If you’ve looked at any coding bootcamp, you’ve likely seen them say that after as little as six short months graduates are able to take on new roles as web developers and enter into completely new careers. What the fine print often then tells you is that you’ll have to give up your job and go to school full time. That might be feasible for some people, but certainly no working adult can make that work.
That’s why a new type of coding bootcamp was developed: the community coding bootcamp. Designed to be flexible and affordable, this novel bootcamp model is offering working adults an accelerated yet effective way to learn to code.
Coding Languages Employers Want
Working With Coding Teams
Community coding bootcamps don’t leave you alone to figure things out by yourself, which is typical of online bootcamps. Students are assigned a small, dedicated group of fellow students who they can rely on for help and support. Additionally, all students get a single, dedicated instructor who they can turn to for questions. What makes community coding bootcamp instructors truly unique is that many are full time developers and choose to teach in their “off” hours because they enjoy contributing to the coding community. Students get to learn firsthand from individuals who are in the field every day, giving them access to a truly valuable resource during their coding training.
Learning On Your Schedule
Traditionally, coding bootcamps took on a classic classroom model. Students were expected to attend classes on-site, full time. It’s an effective, immersive experience. However, working professionals and anyone juggling other full-time responsibilities can’t take on these types of requirements.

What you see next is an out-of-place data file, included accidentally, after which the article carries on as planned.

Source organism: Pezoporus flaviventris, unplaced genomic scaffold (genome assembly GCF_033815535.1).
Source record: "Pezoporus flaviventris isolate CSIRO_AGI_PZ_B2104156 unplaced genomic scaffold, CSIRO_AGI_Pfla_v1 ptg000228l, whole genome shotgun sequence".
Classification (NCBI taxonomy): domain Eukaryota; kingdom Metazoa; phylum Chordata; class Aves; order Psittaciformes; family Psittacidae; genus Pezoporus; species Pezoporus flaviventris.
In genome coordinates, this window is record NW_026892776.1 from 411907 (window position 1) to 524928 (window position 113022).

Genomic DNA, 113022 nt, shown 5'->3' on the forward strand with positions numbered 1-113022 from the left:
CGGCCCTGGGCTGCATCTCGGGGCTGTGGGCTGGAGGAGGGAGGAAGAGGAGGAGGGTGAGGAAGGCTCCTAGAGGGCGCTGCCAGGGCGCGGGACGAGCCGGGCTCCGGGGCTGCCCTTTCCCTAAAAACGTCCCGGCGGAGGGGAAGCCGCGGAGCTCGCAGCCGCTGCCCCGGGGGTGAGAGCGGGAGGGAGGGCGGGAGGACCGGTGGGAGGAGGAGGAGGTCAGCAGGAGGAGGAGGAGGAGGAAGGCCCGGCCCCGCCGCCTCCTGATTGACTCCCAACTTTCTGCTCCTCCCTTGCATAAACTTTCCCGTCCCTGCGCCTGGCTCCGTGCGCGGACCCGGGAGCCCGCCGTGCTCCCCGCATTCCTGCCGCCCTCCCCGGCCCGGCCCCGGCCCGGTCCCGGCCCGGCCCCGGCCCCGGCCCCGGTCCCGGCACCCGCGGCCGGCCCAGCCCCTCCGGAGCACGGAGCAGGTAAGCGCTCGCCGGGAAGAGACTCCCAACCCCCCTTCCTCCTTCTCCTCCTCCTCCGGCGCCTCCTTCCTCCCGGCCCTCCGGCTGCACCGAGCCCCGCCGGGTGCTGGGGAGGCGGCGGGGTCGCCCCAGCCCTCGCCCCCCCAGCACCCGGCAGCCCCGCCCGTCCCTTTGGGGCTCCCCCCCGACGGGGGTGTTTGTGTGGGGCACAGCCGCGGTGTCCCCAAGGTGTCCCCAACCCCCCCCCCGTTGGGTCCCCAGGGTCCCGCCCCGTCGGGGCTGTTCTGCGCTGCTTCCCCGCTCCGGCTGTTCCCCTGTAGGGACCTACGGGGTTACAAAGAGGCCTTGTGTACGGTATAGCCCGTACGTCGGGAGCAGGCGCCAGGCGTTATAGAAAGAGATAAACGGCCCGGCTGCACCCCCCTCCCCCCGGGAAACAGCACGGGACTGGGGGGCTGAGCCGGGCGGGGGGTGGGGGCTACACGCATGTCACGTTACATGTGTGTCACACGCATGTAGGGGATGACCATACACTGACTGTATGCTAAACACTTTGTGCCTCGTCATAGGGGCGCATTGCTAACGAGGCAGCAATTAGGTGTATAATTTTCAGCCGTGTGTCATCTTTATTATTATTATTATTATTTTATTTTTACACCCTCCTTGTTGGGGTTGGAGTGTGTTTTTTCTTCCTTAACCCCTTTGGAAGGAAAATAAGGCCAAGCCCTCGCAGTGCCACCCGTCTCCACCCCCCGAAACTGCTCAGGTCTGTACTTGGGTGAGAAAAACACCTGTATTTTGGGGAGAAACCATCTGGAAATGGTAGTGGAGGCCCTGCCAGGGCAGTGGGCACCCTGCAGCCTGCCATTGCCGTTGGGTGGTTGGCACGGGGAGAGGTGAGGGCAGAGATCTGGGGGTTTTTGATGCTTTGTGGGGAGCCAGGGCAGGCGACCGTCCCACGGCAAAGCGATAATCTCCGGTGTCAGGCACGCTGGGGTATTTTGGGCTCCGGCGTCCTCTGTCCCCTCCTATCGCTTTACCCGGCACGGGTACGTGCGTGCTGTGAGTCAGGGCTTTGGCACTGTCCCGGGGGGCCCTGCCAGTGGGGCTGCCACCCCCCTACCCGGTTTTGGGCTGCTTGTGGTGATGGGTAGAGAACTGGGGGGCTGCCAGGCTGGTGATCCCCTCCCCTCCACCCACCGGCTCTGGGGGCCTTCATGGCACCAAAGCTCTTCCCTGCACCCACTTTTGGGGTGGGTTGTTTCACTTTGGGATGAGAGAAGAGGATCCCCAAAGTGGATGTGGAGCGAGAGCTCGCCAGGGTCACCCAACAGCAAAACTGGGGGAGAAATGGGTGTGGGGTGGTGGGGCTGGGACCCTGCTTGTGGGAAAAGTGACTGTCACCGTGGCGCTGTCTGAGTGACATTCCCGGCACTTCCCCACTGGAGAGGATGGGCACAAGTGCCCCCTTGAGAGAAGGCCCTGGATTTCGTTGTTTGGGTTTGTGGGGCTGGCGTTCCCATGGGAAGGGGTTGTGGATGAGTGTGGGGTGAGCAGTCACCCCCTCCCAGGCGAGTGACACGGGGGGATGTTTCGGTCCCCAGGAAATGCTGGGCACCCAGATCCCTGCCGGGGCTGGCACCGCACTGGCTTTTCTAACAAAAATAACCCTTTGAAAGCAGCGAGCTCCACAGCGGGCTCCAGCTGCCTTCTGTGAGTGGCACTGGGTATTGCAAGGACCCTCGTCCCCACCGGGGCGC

To respond to these limitations, community coding bootcamps feature an online-offline hybrid model that adapts to working adults’ busy schedules. Students take lessons online during the week so they can adjust their training around jobs and other necessary tasks. They then meet once per week during an on-site workshop where they meet with their instructors and fellow students to complete assignments. This approach gives students the flexibility they need to balance work and education at the same time.
As a working professional, you’re juggling a lot. While you may have the best intentions to learn to code, it can be hard to stay on track when trying to balance work, family, and other responsibilities. It’s the core reason why most students who start an online coding program rarely finish it.
Community coding bootcamps, in contrast, are designed to keep you motivated and on top of your learning. Discrete modules help students see regular improvement in skills. Additionally, modules come with fixed assignments and deadlines to help students work toward concrete, time-driven goals.
Building Skills For A New Role
As community coding bootcamps help students stay on track with their coding education, they make a deliberate point of helping students create job portfolios to share with prospective employers. Projects completed during the bootcamp are added to these portfolios and are all the evidence prospective employers need to see to know you have the right skills for the job.
The typical roles taken on by coding bootcamp graduates usually fall into quality assurance and software testing sectors. These are well-paid jobs that help students get their foot in the door while giving them a chance to build additional skills on-the-job.